“It can continue to be a way to get to the other side of the river, but the bridge is a destination,” says Michael Zeller, CEO of Flying Truss in Kansas City and the visionary who came up with the idea to convert the old bridge into a thriving asset for the city. “Think of it as a steel park across a river.”
Zeller was boating on the Kansas River when he saw the abandoned bridge and an opportunity. He quipped, “someone should put a restaurant on the bridge and call it ‘Chicken on a Bridge.’”
“Inside the joke, was an idea that you could think of a bridge as land,” Zeller recalls. “You could bring utilities out; you could make more land with cantilevers and upper decks.”
After five years and multiple evolutions, that idea will soon become reality. Zeller anticipates up to 2,000 people having fun on the bridge at any given time. “We are putting a spotlight on the river and rebranding it,” he says.
In 1921, a shorter eastern truss was added after the U.S. Army Corps of Engineers widened the river, bringing the bridge’s length to 702 feet. After the Flood of 1951, the Corps hired L.G. Barcus and Sons of Kansas City, Kansas, to install screw-lift gates, so the bridge could be raised if the river started to flood.
Interestingly, Kansas City, Missouri, bought the bridge and its access easements when expanding parking for the Kemper Arena. “They recognized it had potential,” Zeller says.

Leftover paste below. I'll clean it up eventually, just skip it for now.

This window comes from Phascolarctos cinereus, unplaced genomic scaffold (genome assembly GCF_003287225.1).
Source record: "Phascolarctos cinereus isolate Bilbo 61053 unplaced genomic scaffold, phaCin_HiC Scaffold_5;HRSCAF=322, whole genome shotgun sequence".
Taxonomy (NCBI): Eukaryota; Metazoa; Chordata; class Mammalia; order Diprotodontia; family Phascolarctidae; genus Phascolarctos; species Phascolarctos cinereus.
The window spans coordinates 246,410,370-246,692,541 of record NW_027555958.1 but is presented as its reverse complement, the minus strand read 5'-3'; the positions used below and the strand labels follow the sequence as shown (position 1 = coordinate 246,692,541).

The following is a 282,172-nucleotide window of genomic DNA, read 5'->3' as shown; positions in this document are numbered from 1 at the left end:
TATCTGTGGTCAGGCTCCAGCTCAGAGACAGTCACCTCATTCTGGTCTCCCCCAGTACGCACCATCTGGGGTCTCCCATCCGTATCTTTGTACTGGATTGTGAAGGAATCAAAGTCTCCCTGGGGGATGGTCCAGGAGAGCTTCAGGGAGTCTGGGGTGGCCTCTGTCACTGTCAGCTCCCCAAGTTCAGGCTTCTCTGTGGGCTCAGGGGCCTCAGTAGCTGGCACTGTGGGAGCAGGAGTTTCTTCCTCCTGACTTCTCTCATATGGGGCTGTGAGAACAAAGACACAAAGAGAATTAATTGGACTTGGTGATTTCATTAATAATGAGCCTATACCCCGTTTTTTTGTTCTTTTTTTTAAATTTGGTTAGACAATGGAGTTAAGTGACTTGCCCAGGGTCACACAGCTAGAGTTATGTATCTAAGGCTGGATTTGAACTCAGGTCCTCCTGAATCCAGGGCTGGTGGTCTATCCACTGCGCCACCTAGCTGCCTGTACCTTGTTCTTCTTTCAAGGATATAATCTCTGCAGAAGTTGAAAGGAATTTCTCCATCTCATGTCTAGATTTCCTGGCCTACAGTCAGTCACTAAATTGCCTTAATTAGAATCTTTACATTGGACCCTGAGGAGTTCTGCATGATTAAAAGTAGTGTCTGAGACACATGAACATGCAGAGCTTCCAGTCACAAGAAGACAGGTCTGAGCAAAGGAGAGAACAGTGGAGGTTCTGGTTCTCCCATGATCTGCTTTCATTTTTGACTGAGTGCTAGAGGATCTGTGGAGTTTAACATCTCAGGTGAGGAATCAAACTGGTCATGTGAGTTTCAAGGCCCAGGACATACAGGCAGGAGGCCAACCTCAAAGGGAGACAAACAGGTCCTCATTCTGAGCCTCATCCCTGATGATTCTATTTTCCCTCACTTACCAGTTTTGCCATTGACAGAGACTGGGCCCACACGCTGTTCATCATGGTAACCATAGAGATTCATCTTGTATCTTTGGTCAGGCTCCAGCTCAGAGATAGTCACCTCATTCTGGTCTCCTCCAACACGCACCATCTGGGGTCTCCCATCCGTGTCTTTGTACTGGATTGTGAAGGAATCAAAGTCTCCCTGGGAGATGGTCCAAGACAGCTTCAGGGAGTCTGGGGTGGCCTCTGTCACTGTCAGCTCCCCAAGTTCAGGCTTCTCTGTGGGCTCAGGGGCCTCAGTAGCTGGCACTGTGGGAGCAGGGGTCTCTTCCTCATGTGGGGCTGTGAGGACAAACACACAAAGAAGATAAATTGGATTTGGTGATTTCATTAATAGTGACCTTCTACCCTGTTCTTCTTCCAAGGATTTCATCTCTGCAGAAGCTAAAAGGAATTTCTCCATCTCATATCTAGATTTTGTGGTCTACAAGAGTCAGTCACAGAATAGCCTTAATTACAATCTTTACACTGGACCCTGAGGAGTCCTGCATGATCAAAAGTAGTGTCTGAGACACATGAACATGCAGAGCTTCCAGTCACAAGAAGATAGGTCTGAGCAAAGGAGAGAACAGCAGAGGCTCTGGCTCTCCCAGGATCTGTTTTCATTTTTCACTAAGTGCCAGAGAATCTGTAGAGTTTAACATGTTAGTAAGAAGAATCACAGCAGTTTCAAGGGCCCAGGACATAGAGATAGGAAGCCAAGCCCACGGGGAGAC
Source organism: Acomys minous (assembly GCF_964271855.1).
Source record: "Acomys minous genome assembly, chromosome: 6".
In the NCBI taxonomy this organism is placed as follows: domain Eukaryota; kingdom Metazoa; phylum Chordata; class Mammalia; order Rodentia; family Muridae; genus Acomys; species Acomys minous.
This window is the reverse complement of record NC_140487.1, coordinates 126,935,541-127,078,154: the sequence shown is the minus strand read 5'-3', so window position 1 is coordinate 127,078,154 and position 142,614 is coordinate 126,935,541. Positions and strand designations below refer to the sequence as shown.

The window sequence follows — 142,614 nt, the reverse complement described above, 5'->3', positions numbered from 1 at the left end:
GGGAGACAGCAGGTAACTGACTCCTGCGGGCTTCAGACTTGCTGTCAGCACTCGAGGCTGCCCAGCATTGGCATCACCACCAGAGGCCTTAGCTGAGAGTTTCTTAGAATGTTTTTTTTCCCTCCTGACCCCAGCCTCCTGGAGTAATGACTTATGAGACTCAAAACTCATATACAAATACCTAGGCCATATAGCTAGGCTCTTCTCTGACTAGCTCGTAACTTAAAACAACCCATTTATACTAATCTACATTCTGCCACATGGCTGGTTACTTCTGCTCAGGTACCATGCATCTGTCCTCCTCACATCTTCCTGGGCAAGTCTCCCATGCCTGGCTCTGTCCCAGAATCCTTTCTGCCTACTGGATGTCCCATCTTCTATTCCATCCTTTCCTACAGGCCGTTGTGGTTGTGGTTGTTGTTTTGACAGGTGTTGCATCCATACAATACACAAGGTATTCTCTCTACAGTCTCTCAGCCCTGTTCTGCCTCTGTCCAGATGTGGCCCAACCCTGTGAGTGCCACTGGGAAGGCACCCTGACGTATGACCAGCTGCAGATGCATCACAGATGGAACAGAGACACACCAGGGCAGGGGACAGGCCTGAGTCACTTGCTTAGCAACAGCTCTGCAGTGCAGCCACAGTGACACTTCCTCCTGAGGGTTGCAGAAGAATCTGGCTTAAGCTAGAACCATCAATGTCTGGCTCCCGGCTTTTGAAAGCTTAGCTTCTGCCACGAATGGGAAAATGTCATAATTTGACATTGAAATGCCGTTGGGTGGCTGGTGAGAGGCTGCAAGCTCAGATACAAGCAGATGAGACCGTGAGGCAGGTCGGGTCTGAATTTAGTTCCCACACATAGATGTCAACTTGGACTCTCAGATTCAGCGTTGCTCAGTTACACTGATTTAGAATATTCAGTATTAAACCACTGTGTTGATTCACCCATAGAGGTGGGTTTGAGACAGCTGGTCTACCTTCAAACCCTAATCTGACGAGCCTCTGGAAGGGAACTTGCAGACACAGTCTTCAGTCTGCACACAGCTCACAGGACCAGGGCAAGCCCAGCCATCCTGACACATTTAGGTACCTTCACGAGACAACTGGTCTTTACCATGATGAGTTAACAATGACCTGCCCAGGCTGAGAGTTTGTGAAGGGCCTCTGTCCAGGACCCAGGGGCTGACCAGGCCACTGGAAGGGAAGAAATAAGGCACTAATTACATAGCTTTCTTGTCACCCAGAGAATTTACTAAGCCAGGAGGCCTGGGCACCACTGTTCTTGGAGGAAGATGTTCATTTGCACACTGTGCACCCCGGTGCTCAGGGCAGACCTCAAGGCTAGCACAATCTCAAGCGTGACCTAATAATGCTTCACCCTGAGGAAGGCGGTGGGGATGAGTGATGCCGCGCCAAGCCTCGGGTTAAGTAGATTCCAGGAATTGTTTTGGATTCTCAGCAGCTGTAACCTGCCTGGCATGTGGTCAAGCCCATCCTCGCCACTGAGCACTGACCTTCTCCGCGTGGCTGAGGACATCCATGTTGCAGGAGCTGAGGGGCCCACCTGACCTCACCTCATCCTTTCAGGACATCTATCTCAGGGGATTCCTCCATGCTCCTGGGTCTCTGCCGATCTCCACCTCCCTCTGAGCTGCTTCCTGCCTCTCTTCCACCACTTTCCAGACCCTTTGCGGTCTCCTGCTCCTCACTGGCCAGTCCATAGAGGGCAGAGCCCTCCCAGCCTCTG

Kansas City, Kansas, then purchased it in 2022 to connect its levee trail networks.
Mike Laddin, CFO, and John McGurk, Vice President, joined Zeller and his wife, Liz, at Flying Truss. They secured a 66-year lease for the bridge from the city and formed partnerships with city and state governments. The team has brought together private investors, philanthropic dollars, and public investments to fund the $14 million destination conversion. Flying Truss will repay investors with dividends and the city is repaid through a surtax on bridge-based sales.
“Together, we are achieving something that none could achieve alone,” Zeller said.
The Unified Government of Wyandotte County/Kansas City, Kansas, owns the bridge, with Flying Truss the developer and operator. The state provided a $4 million SPARK grant.
Thornton Tomasetti of Kansas City, Missouri, serves as the structural engineer, and TransSystems, also of Kansas City, Missouri, signed off on bridge loads. Multistudio of Kansas City, Missouri, serves as the architect of record, which designed the project using building information modeling. Sam Loring, Vice President of Multistudio, reports laying out the spaces in multiple different ways before deciding on the final design.
Zeller refers to the approach as a public-private-philanthropic partnership, or a “P4,” which no individual sector could handle on its own. He considers it a blueprint for future renewal projects across the country.
Barcus began work in March 2023, removing old railroad ties and 1,400 linear feet of rails, which will be reused at the bar and seating areas. The project will recycle more than 3 million pounds of steel.